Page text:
Nick is passionate about applying his knowledge to help reduce humanity’s vulnerability to future climates through both research and teaching. Nick is the unit coordinator for two climate change first year units at UTas, the Introduction to the Science of Climate Change (KGA104) and Responding to Climate Change (KGA105). His post-doctoral research includes quantifying anthropogenic impacts on the environment through examining weekly cycles in urban meteorological and other parameters, remotely sensed fire analysis, examining trends in global and regional active fires, highlighting links with large-­scale climate drivers (e.g. ENSO and IOD). Nick joined the Climate Futures team in 2018. See Dr Earl’s publications here.

Nick is a very keen runner and can often be seen at the pointy end of road races around Tasmania, Australia and Internationally.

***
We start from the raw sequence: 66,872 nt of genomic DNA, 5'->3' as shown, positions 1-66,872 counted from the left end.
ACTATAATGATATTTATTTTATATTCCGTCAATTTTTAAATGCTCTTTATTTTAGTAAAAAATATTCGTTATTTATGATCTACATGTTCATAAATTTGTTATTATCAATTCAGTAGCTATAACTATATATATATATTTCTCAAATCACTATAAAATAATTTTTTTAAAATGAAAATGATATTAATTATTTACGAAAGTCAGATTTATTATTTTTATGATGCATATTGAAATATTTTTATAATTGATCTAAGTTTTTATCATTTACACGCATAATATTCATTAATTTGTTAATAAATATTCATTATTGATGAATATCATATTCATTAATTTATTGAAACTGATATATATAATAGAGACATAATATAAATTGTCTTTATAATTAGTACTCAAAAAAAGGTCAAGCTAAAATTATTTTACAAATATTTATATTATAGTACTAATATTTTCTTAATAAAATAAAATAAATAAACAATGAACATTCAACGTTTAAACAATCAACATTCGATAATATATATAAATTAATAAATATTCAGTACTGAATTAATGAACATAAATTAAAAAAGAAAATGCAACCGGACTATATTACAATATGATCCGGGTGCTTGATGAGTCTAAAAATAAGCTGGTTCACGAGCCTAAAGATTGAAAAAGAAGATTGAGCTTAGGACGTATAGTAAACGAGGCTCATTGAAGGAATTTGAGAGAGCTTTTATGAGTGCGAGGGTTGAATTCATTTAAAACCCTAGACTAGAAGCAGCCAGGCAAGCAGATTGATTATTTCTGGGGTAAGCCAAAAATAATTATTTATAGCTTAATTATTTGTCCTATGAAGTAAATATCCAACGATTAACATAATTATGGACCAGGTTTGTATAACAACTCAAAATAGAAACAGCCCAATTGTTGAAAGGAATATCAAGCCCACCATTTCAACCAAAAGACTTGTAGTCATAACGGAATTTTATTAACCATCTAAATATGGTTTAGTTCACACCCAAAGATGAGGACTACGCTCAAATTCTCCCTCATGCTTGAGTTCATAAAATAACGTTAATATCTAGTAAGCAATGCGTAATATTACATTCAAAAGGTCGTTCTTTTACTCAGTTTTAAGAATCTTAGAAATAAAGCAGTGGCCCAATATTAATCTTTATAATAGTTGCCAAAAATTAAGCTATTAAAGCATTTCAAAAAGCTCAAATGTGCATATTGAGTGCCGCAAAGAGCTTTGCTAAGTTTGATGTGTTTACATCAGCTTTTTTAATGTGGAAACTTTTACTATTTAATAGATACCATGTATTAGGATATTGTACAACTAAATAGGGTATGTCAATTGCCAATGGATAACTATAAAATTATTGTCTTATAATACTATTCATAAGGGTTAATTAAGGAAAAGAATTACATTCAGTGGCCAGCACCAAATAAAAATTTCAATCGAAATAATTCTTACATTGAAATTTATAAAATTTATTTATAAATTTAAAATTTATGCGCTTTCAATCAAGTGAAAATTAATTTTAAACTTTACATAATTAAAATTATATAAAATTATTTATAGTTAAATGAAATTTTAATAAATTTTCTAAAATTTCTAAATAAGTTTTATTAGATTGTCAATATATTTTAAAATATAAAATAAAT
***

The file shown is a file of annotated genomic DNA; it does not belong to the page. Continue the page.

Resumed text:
Gabi mocatta

Dr Gabi Mocatta

Team member

Dr Mocatta is a former journalist, a Lecturer in Communication at Deakin University, and a media and communication researcher with a strong interest in science communication and environmental communication. She is currently a Research Fellow in Climate Change Communication with Climate Futures. Dr Mocatta studies media discourse and policy around energy transitions, climate change and environmental justice in a variety of national contexts. She is especially interested in the relationship between environmental harms and social inequality, and ways in which this relationship plays out in the media.

At Climate Futures, Gabi’s role includes both research translation and communicating climate science, and conducting new research on the interface between science and the media. Dr Mocatta is a Research Affiliate at the Center for Science and Technology Policy Research at the University of Colorado, Boulder, and a collaborator in the MeCCO (Media and Climate Change Observatory) project at the University of Colorado, Boulder.

Kathy-Allen

Dr Kathy Allen